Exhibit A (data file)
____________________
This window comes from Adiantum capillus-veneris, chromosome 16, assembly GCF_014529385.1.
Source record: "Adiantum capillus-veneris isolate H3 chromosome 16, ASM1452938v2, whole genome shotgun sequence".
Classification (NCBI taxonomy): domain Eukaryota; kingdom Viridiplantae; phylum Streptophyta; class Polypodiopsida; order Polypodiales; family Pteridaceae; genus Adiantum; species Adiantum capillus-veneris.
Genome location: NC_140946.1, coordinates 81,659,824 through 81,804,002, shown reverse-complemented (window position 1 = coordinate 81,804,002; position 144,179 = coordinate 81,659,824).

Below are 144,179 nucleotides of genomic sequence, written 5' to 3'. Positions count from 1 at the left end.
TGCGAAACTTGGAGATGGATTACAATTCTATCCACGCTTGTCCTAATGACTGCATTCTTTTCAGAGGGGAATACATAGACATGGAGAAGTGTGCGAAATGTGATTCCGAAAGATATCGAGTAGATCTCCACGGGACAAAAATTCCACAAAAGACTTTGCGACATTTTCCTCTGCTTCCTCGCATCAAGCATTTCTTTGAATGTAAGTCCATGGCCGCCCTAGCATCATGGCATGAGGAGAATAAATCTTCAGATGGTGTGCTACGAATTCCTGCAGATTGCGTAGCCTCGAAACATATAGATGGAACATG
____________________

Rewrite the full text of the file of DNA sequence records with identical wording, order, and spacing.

This window comes from Adiantum capillus-veneris, chromosome 16, assembly GCF_014529385.1.
Source record: "Adiantum capillus-veneris isolate H3 chromosome 16, ASM1452938v2, whole genome shotgun sequence".
Classification (NCBI taxonomy): domain Eukaryota; kingdom Viridiplantae; phylum Streptophyta; class Polypodiopsida; order Polypodiales; family Pteridaceae; genus Adiantum; species Adiantum capillus-veneris.
Genome location: NC_140946.1, coordinates 81,659,824 through 81,804,002, shown reverse-complemented (window position 1 = coordinate 81,804,002; position 144,179 = coordinate 81,659,824).

Below are 144,179 nucleotides of genomic sequence, written 5' to 3'. Positions count from 1 at the left end.
TGCGAAACTTGGAGATGGATTACAATTCTATCCACGCTTGTCCTAATGACTGCATTCTTTTCAGAGGGGAATACATAGACATGGAGAAGTGTGCGAAATGTGATTCCGAAAGATATCGAGTAGATCTCCACGGGACAAAAATTCCACAAAAGACTTTGCGACATTTTCCTCTGCTTCCTCGCATCAAGCATTTCTTTGAATGTAAGTCCATGGCCGCCCTAGCATCATGGCATGAGGAGAATAAATCTTCAGATGGTGTGCTACGAATTCCTGCAGATTGCGTAGCCTCGAAACATATAGATGGAACATG